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Back translation of quoted sources - how to deal with it?
Thread poster: Angela Arnone

Angela Arnone  Identity Verified
Local time: 09:27
Member (2004)
Italian to English
+ ...
Jul 30, 2005

I imagine that this has been dealt with before but I can't find a trace for it.
I've been given a text in Italian that quotes several English texts in translation.
I'm not able to locate these texts in the original form so what do I do now?
My only idea is to back translate them but as "reported speech", making it clear I am quoting the sense and not the original English.
Any other ideas?
Cheers
Angela


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Natalie  Identity Verified
Poland
Local time: 09:27
Member (2002)
English to Russian
+ ...
It depends Jul 30, 2005

Hi Angela, it depends on the nature of these quotes. If these are the quotes of some writers, scientists etc. then the idea of back translating them as "reported speech" is not a good one; it would be much better to find the originals. Many times I observed that kind of questions in KudoZ. In most cases such questions were answered.

In any case it would be good to discuss the problem with your customer.





[Edited at 2005-07-30 19:59]


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Angela Arnone  Identity Verified
Local time: 09:27
Member (2004)
Italian to English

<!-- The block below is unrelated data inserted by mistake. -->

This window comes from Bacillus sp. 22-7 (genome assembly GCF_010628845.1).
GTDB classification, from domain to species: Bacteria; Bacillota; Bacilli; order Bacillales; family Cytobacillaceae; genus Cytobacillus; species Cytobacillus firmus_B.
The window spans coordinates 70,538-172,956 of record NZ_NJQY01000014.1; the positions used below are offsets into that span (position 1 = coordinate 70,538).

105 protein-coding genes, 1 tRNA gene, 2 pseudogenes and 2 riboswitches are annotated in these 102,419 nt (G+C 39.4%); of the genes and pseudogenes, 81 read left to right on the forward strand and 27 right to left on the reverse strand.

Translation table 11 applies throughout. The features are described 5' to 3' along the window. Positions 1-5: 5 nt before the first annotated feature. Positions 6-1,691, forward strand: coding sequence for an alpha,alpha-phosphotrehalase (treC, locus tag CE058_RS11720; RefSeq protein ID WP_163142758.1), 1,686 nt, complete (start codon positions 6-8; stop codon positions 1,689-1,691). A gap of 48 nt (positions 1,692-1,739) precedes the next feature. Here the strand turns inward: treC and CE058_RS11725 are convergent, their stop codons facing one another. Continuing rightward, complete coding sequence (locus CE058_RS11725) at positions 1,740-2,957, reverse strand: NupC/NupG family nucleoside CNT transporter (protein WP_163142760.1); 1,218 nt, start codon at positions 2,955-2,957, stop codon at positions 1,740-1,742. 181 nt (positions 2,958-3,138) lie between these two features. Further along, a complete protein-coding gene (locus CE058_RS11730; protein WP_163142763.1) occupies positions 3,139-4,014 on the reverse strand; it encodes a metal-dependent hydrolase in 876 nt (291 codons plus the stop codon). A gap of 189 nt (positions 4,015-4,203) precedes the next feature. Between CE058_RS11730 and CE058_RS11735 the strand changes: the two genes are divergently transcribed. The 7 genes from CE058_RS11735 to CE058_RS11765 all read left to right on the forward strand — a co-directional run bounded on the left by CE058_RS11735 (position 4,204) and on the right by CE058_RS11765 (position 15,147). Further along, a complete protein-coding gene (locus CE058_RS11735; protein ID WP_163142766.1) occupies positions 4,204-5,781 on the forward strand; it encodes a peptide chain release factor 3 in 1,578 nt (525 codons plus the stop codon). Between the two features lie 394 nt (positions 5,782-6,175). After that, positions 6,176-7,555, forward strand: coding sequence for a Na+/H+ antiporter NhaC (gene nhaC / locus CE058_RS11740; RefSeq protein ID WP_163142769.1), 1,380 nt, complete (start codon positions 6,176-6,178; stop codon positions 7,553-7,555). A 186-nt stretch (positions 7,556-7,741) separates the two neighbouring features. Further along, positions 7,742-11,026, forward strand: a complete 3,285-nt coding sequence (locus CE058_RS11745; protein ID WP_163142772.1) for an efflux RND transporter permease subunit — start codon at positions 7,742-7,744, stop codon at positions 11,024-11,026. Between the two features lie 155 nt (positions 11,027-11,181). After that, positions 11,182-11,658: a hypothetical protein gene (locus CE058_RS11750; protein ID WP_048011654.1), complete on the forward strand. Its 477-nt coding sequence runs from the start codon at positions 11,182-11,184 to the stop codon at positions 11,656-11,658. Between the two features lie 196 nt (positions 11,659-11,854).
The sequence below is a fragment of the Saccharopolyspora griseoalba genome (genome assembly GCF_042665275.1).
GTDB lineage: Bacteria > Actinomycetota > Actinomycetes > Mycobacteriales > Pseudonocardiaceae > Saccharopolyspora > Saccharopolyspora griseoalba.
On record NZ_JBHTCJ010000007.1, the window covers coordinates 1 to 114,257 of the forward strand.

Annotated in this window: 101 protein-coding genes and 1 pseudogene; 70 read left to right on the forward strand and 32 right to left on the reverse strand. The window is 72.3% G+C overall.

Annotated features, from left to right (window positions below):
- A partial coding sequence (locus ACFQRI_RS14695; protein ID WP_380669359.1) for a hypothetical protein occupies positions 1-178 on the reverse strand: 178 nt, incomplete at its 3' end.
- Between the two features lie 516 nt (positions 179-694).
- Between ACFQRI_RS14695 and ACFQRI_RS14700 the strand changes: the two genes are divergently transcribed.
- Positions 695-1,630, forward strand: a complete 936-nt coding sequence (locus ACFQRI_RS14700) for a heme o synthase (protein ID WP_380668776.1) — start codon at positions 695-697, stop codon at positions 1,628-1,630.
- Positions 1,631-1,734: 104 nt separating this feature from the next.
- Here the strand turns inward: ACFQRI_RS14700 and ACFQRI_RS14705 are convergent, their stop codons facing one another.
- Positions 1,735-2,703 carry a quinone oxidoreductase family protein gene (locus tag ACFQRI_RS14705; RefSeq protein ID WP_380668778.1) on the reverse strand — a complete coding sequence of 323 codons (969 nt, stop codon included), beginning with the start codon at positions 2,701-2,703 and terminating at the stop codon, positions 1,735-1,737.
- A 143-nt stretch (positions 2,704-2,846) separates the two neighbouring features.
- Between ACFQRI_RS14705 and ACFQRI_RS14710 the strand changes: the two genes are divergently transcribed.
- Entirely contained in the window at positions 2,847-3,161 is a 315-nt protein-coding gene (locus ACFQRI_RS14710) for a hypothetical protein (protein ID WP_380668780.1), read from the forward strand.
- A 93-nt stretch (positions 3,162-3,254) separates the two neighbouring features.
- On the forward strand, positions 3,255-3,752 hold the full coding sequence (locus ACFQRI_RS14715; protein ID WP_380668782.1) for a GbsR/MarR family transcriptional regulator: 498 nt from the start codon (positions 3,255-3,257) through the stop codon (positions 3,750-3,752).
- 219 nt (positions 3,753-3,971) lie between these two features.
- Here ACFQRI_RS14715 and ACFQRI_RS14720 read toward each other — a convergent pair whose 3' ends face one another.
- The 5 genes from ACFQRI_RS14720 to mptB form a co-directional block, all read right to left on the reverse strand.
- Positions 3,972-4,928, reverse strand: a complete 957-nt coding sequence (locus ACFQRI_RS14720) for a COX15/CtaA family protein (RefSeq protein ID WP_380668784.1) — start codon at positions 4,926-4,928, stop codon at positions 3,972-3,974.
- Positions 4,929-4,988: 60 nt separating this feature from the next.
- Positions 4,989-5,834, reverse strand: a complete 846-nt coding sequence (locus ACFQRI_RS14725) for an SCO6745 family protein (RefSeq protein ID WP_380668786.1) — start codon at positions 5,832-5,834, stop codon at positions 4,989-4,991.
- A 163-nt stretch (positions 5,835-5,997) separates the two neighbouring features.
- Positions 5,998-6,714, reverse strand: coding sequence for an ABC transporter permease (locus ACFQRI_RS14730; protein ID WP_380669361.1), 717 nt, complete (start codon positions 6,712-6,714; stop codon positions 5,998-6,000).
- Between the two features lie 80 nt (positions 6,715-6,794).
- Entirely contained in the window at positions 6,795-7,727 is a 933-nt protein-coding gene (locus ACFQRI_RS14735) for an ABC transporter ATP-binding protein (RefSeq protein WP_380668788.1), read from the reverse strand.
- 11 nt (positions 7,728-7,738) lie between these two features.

+ ...
TOPIC STARTER
Literary works Jul 30, 2005

Hi Natalia,
I don't do scientific translation and I think that if I did it wouldn't be such a problem to trace origianl articles on the web.
One example in this text is a quote from a 1905 art criticism by the American novelist Edith Wharton.
Now even if I could find this text (how?), I'd have to read it all the way through to find the relevant quote. Bit of a tall order for 5 lines of quotation in a 19-page translation to be handed in next week!
I'll contact the customer, of course, and get their angle on it.
Angela


Natalie wrote:
Hi Angela, it depends on the nature of these quotes. If these are the quotes of some writers, scientists etc. then the idea of back translating them as "reported speech" is not a good one; it would be much better to find the originals. Many times I observed that kind of questions in KudoZ. In most cases such questions were answered.

In any case it would be good to discuss the problem with your customer.





[Edited at 2005-07-30 19:59]


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Elizabeth Adams  Identity Verified
United States
Local time: 01:27
Member (2002)
Russian to English
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Edith Wharton Jul 31, 2005

Angela,
I have a thick biography of Edith Wharton that has extensive quotes from her works, including art criticism. If you want to drop me a line, I'll flip through it and see if I can find anything.

You're right - it is hard to track down those quotes. But if no one at Kudoz can help, you might try the library. You certainly won't find the texts on the internet. Not in English, at least.

Elizabeth Adams
ehadams@hotmaill.com


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Natalie  Identity Verified
Poland
Local time: 09:27
Member (2002)
English to Russian
+ ...
Hi again Jul 31, 2005